This phenomenon is directly linked to the continuing increase in the age of marriage (the average age of marriage in men increased from 26.2 in 1996 to 26.7 in 2001, and in women from 23.3 in 1996 to 23.4 in 2001), and the increase in the number of single-parent families caused by the financial difficulties involved in starting a family (an increase from 5.2 percent of Iranian families in 2006 to 7.1 percent in 2011). Premarital sex among young people has become so widespread that more and more voices in the Iranian establishment are calling for the encouragement of “temporary marriage” (Mut’a or Sigheh marriage, which is permitted in Shi’ite Islam) to allow partners to find temporary solutions for cementing their relationship legally until they are officially wed.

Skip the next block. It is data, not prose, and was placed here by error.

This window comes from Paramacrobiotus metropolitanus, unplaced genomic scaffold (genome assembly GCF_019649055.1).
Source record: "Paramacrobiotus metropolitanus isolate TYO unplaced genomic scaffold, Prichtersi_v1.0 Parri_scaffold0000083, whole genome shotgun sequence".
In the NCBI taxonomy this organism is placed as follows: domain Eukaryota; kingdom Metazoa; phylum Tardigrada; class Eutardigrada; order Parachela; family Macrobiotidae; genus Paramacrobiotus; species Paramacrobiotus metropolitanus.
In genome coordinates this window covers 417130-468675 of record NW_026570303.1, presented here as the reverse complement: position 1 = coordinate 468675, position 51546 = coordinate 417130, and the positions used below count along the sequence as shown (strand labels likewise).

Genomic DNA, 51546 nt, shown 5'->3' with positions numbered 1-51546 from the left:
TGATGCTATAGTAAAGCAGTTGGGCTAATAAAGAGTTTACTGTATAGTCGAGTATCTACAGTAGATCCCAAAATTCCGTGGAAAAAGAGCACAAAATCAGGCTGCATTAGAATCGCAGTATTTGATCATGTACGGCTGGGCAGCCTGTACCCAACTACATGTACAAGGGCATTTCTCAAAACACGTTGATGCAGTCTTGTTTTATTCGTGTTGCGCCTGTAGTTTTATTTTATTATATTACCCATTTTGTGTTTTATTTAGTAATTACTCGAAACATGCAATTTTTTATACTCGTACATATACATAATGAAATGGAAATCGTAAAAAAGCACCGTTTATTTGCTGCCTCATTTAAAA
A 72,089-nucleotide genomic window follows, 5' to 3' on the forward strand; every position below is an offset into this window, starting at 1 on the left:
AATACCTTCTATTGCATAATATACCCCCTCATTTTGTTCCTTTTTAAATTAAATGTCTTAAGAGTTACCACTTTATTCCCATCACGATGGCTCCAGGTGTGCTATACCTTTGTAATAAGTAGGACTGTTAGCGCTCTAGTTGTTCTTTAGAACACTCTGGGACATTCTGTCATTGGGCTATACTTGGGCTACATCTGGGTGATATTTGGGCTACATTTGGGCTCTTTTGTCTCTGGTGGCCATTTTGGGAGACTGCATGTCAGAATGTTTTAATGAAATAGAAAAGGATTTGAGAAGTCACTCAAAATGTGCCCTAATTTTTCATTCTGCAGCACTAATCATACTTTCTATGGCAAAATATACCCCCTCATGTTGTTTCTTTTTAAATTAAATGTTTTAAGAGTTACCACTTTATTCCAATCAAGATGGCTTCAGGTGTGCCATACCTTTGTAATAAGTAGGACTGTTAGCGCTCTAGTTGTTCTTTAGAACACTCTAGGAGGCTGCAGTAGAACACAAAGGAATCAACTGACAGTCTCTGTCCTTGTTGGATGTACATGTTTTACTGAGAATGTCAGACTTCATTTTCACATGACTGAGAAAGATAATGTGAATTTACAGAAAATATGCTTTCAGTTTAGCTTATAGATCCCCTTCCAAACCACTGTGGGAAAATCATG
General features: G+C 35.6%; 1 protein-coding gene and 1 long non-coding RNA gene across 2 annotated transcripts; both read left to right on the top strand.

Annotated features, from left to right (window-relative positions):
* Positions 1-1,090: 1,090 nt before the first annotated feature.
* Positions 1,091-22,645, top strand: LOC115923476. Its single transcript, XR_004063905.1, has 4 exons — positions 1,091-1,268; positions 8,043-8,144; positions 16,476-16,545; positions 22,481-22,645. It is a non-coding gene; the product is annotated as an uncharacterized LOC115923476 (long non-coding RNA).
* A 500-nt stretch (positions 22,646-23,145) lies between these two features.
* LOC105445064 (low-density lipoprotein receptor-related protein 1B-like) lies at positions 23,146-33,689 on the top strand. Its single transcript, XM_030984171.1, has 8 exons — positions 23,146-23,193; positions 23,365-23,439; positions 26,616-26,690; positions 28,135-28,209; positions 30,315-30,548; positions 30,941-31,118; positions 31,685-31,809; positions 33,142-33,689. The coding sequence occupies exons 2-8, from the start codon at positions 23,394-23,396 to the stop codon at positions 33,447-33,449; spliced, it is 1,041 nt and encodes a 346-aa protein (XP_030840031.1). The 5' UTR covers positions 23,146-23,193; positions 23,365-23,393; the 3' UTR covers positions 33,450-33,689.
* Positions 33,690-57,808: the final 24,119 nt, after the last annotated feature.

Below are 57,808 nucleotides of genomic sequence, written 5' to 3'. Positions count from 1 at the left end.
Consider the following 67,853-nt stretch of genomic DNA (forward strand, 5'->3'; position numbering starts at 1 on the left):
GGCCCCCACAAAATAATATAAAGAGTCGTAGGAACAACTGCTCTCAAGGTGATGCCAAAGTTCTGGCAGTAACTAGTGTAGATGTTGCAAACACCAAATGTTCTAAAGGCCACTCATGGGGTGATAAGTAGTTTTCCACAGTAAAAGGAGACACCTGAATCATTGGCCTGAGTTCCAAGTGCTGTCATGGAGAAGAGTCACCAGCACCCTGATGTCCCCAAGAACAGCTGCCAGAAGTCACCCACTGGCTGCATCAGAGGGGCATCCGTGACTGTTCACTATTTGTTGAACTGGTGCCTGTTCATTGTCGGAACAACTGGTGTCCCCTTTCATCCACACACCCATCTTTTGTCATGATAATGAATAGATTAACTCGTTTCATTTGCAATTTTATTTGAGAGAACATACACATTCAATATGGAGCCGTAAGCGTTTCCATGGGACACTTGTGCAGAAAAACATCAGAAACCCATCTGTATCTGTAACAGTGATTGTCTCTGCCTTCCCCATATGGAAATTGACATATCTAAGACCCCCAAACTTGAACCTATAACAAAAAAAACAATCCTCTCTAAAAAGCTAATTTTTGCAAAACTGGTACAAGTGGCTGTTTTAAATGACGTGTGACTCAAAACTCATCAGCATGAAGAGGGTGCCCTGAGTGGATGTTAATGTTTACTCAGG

According to Meliyat, the change in the sexual habits of young Iranians is not an imitation of Western patterns. Instead, it is the result of deeper reasons associated with processes that have been taking place in Iranian society for the past decades. Young Iranians have no first-hand experience of the Western lifestyle, and the exposure to Western habits through films and TV shows has existed for many years. Therefore, Iran’s sexual revolution cannot be explained as an imitation of Western patterns. The sexual revolution is the result of a change in the behavior of young people and their different views on life and on interpersonal relations in the past two decades. The younger generation no longer sees religion as a collection of juridical instructions to be carefully followed. And unlike the generation of the revolution, it ascribes no political significance to sexual behavior.